A random interval function defined by the formula
for every process in the class of semi-martingales , with respect to a stochastic basis . In the family of stochastic differentials one introduces addition , multiplication by a process and the product operation according to the following formulas:
(a stochastic integral, being a locally bounded predictable process which is adapted to the filtration );
, where and are the left-continuous versions of and .
It then turns out that
where is an arbitrary decomposition of the interval , l.i.p. is the limit in probability, and .
In stochastic analysis, the principle of "differentiation" of random functions, or Itô formula, is of importance: If and the function , then
where is the partial derivative with respect to the -th coordinate. In particular, it can be inferred from (1) that if , then
where is the continuous martingale part of , .
Formula (2) can be given the following form:
where is the quadratic variation of .
|||K. Itô, S. Watanabe, "Introduction to stochastic differential equations" K. Itô (ed.) , Proc. Int. Symp. Stochastic Differential Equations Kyoto, 1976 , Wiley (1978) pp. I-XXX|
|||I.I. Gikhman, A.V. Skorokhod, "Stochastic differential equations and their applications" , Kiev (1982) (In Russian)|
The product is more often written as , where the so-called "square bracket" is the process with finite variation such that . When , one obtains the quadratic variation used at the end of the main article. Actually, it is a probabilistic quadratic variation: when is a standard Brownian motion, is the Lebesgue measure, but the true quadratic variation of the paths is almost surely infinite. See also Semi-martingale; Stochastic integral; Stochastic differential equation.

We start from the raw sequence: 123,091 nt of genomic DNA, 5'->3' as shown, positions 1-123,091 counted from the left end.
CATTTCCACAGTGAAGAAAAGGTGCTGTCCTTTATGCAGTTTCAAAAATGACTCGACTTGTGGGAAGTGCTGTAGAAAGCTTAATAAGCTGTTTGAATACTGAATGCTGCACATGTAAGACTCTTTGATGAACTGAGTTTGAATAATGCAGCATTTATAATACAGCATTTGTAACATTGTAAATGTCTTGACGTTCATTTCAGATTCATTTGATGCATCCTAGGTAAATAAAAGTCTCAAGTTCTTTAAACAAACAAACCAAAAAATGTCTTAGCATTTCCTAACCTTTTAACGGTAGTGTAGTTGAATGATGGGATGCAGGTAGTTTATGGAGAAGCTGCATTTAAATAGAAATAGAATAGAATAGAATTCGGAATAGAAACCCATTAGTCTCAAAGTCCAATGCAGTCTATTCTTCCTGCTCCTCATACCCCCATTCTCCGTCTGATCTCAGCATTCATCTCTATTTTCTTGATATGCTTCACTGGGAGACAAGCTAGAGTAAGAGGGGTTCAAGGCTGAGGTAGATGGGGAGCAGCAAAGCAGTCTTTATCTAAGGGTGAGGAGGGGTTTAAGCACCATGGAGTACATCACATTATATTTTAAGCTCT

For the study of continuous-path processes evolving on non-flat manifolds the Itô stochastic differential is inconvenient, because the Itô formula (2) is incompatible with the ordinary rules of calculus relating different coordinate systems. A coordinate-free description can be obtained using the Stratonovich differential; see [a1], [a2], Chapt. 5, [a3], and Stratonovich integral.
|[a1]||K.D. Elworthy, "Stochastic differential equations on manifolds" , Cambridge Univ. Press (1982)|
|[a2]||N. Ikeda, S. Watanabe, "Stochastic differential equations and diffusion processes" , North-Holland (1989) pp. 97ff|
|[a3]||P.A. Meyer, "Geometrie stochastiques sans larmes" J. Azéma (ed.) M. Yor (ed.) , Sem. Probab. Strassbourg XV , Lect. notes in math. , 850 , Springer (1981) pp. 44–102|
|[a4]||I. Karatzas, S.E. Shreve, "Brownian motion and stochastic calculus" , Springer (1988)|
|[a5]||L.C.G. Rogers, D. Williams, "Diffusion, Markov processes, and martingales" , 2. Itô calculus , Wiley (1987)|
|[a6]||S. Albeverio, J.E. Fenstad, R. Høegh-Krohn, T. Lindstrøm, "Nonstandard methods in stochastic analysis and mathematical physics" , Acad. Press (1986)|
Stochastic differential. A.N. Shiryaev (originator), Encyclopedia of Mathematics. URL: http://www.encyclopediaofmath.org/index.php?title=Stochastic_differential&oldid=14242